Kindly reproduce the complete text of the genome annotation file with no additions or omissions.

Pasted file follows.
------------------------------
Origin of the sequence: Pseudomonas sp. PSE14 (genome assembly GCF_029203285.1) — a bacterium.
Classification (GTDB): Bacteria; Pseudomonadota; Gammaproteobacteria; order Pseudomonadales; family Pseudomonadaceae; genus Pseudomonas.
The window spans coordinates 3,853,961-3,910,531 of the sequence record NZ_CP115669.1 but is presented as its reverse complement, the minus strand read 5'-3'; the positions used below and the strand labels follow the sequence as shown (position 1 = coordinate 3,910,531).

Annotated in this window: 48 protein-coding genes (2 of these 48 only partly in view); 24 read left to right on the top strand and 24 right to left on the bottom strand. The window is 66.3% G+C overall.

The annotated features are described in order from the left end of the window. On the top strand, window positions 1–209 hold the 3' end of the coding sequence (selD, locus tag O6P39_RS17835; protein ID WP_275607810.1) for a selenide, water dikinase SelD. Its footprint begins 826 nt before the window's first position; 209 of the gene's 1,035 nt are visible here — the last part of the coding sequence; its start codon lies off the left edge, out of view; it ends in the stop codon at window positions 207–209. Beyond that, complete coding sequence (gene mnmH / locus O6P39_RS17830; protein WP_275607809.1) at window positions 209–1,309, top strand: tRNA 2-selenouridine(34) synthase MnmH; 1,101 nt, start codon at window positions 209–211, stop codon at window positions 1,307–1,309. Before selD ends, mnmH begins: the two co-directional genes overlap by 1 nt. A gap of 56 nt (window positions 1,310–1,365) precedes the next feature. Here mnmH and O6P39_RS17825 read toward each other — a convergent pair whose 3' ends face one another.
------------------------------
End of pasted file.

Origin of the sequence: Pseudomonas sp. PSE14 (genome assembly GCF_029203285.1) — a bacterium.
Classification (GTDB): Bacteria; Pseudomonadota; Gammaproteobacteria; order Pseudomonadales; family Pseudomonadaceae; genus Pseudomonas.
The window spans coordinates 3,853,961-3,910,531 of the sequence record NZ_CP115669.1 but is presented as its reverse complement, the minus strand read 5'-3'; the positions used below and the strand labels follow the sequence as shown (position 1 = coordinate 3,910,531).

Annotated in this window: 48 protein-coding genes (2 of these 48 only partly in view); 24 read left to right on the top strand and 24 right to left on the bottom strand. The window is 66.3% G+C overall.

The annotated features are described in order from the left end of the window. On the top strand, window positions 1–209 hold the 3' end of the coding sequence (selD, locus tag O6P39_RS17835; protein ID WP_275607810.1) for a selenide, water dikinase SelD. Its footprint begins 826 nt before the window's first position; 209 of the gene's 1,035 nt are visible here — the last part of the coding sequence; its start codon lies off the left edge, out of view; it ends in the stop codon at window positions 207–209. Beyond that, complete coding sequence (gene mnmH / locus O6P39_RS17830; protein WP_275607809.1) at window positions 209–1,309, top strand: tRNA 2-selenouridine(34) synthase MnmH; 1,101 nt, start codon at window positions 209–211, stop codon at window positions 1,307–1,309. Before selD ends, mnmH begins: the two co-directional genes overlap by 1 nt. A gap of 56 nt (window positions 1,310–1,365) precedes the next feature. Here mnmH and O6P39_RS17825 read toward each other — a convergent pair whose 3' ends face one another.